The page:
Orbital Forcing of Martian Climate Revealed in a South Polar Outlier Ice Deposit

Michael M. Sori, Patricio Becerra, Jonathan Bapst, Shane Byrne, Riley A. McGlasson

Research output: Contribution to journalArticlepeer-review

4 Scopus citations


Deciphering paleoclimate on Mars has been a driving goal of Martian science for decades. Most research has addressed this issue by studying Mars' large polar layered deposits (PLDs) as a paleoclimate proxy, but the certainty to which we know the link between climate and orbit is debated. Here, we instead consider the record of other, smaller ice deposits located within craters separated from the PLDs using images from NASA's High Resolution Imaging Science Experiment camera and signal processing techniques. We show that the climate record in Burroughs Crater (72.3°S, 116.6°E) contains robust evidence of orbital forcing, with periodicities that have wavelengths of 15.6 and 6.5 m. The ratio of these dominant wavelengths is 2.4, the same as the ratio between the periods of Mars' obliquity changes and orbital precession. This result suggests orbital control of recent Mars climate, and would imply an average ice accumulation rate of 0.13 mm/yr over 4.5 Myr in this region.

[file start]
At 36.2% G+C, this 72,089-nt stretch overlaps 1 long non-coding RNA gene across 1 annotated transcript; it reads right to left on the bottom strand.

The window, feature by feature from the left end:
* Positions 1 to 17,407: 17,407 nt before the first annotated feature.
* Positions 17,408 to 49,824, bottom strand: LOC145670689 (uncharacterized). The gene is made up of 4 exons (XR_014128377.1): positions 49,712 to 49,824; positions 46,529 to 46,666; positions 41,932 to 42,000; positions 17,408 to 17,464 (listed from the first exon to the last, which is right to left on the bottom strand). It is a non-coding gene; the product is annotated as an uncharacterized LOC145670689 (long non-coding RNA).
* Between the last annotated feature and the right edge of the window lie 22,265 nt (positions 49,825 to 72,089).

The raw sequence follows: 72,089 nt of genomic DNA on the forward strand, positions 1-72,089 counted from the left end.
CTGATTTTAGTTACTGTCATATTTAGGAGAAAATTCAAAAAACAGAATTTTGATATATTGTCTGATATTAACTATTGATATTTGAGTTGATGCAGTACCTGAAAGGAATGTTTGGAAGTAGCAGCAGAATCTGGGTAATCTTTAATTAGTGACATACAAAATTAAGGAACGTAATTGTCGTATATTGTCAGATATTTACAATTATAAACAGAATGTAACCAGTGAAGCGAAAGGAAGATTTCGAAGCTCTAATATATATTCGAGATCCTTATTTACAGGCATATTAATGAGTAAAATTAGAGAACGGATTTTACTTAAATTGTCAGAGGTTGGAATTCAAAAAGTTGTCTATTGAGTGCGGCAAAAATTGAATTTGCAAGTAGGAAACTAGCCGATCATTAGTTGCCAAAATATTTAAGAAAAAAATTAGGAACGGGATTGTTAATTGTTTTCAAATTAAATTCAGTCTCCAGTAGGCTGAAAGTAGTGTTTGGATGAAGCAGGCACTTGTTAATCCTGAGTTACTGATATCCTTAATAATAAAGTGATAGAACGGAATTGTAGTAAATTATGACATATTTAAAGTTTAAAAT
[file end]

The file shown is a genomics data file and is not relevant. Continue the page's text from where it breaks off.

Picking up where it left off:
Original languageEnglish (US)
Article numbere2021GL097450
JournalGeophysical Research Letters
Issue number6
StatePublished - Mar 28 2022


  • Burroughs
  • craters
  • ice mounds
  • orbital forcing
  • paleoclimate

ASJC Scopus subject areas

  • Geophysics
  • Earth and Planetary Sciences(all)


Dive into the research topics of 'Orbital Forcing of Martian Climate Revealed in a South Polar Outlier Ice Deposit'. Together they form a unique fingerprint.

Cite this